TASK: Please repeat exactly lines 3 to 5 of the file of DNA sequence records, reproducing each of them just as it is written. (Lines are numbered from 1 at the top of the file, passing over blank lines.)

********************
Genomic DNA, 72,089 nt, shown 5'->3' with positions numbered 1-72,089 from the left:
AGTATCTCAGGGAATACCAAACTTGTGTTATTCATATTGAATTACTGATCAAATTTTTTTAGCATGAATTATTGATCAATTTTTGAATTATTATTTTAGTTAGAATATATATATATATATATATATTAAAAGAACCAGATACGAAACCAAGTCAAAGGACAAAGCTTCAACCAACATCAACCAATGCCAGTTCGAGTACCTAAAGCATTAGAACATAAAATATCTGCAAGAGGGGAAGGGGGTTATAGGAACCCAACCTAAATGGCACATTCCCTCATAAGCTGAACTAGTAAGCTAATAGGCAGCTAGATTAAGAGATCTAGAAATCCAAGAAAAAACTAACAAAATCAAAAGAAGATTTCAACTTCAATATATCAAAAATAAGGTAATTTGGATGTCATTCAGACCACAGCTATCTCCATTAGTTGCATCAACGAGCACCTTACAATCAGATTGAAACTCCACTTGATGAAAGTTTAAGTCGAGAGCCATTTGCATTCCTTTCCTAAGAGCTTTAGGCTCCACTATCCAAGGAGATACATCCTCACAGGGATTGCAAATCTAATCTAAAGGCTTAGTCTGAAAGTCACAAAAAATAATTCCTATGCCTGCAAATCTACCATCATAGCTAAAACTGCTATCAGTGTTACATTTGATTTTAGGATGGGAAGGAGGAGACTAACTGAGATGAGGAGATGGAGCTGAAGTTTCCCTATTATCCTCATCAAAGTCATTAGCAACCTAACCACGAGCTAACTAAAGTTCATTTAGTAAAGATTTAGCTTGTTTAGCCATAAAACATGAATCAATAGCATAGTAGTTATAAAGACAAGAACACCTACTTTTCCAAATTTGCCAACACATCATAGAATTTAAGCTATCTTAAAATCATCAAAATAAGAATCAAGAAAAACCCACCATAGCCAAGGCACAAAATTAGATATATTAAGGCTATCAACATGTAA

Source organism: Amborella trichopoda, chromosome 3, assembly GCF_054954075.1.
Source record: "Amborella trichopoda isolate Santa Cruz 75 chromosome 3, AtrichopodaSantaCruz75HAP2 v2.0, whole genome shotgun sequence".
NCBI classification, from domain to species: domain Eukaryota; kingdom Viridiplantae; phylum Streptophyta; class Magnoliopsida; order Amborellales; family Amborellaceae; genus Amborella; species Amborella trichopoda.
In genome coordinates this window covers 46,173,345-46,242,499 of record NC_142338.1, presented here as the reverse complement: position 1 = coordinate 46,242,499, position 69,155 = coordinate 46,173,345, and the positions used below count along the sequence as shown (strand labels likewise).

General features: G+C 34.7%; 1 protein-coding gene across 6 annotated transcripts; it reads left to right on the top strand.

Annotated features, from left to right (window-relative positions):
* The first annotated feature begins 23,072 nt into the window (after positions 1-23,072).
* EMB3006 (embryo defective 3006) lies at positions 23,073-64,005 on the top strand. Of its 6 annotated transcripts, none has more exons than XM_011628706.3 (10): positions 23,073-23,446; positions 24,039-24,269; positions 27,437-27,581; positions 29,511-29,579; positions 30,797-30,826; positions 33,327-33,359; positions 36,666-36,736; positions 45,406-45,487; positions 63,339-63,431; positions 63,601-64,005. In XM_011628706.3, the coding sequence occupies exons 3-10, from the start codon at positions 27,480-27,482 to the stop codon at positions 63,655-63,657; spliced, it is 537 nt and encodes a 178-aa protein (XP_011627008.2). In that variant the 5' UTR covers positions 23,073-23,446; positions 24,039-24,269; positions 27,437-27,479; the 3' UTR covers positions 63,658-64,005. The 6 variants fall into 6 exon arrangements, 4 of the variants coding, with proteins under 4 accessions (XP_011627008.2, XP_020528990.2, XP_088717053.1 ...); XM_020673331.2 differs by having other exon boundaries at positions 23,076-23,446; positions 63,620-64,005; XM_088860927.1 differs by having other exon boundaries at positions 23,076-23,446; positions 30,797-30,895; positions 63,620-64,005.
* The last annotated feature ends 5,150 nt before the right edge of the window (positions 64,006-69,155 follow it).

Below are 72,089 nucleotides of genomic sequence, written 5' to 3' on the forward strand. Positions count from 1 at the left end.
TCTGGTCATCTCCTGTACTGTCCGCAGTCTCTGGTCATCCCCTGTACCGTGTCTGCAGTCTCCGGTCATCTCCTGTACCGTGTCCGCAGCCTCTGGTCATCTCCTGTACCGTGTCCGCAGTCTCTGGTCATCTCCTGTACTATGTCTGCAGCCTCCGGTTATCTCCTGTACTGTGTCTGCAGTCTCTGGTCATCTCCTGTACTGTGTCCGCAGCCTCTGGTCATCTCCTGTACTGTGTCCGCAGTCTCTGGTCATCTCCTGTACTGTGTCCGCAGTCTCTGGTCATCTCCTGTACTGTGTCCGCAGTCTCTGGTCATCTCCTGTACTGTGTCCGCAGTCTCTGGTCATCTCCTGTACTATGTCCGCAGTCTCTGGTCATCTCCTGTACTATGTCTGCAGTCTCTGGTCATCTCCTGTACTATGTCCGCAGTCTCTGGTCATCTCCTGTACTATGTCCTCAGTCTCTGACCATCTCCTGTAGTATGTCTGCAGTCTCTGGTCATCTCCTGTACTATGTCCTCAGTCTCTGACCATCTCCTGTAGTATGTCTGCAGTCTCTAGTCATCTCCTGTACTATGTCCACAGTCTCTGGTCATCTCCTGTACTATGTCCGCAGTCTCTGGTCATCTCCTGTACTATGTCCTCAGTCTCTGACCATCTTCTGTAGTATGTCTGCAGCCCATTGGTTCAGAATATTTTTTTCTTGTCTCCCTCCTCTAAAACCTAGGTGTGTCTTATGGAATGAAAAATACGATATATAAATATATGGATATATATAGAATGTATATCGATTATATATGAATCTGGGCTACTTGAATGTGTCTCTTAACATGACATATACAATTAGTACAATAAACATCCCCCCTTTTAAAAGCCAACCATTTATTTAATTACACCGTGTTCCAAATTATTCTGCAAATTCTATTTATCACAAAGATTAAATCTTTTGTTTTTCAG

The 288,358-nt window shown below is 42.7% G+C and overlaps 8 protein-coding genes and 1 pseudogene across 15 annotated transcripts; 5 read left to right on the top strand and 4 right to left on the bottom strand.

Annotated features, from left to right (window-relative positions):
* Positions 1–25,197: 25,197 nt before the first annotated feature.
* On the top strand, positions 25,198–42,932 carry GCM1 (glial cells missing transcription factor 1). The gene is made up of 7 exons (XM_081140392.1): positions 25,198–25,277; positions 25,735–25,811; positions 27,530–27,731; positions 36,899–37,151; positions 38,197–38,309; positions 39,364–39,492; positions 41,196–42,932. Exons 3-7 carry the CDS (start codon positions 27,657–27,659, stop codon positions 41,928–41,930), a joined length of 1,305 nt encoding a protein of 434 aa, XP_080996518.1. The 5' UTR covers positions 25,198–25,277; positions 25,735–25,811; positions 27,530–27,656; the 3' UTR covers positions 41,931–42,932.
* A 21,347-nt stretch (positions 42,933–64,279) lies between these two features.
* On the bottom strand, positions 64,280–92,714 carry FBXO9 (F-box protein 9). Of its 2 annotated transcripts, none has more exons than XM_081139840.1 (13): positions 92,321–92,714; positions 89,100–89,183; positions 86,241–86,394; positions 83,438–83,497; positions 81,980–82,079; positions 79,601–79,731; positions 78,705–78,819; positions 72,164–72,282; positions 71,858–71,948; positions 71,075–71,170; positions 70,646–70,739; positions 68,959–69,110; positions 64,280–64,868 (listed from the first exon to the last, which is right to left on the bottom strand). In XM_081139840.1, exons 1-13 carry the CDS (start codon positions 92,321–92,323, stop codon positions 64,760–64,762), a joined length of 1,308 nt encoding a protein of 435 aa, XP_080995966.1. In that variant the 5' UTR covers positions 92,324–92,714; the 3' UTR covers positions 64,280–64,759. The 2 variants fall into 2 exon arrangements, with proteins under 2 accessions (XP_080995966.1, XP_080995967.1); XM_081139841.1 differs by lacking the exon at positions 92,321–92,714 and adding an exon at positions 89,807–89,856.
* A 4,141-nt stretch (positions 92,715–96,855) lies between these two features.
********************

Source organism: Amborella trichopoda, chromosome 3, assembly GCF_054954075.1.
Source record: "Amborella trichopoda isolate Santa Cruz 75 chromosome 3, AtrichopodaSantaCruz75HAP2 v2.0, whole genome shotgun sequence".
NCBI classification, from domain to species: domain Eukaryota; kingdom Viridiplantae; phylum Streptophyta; class Magnoliopsida; order Amborellales; family Amborellaceae; genus Amborella; species Amborella trichopoda.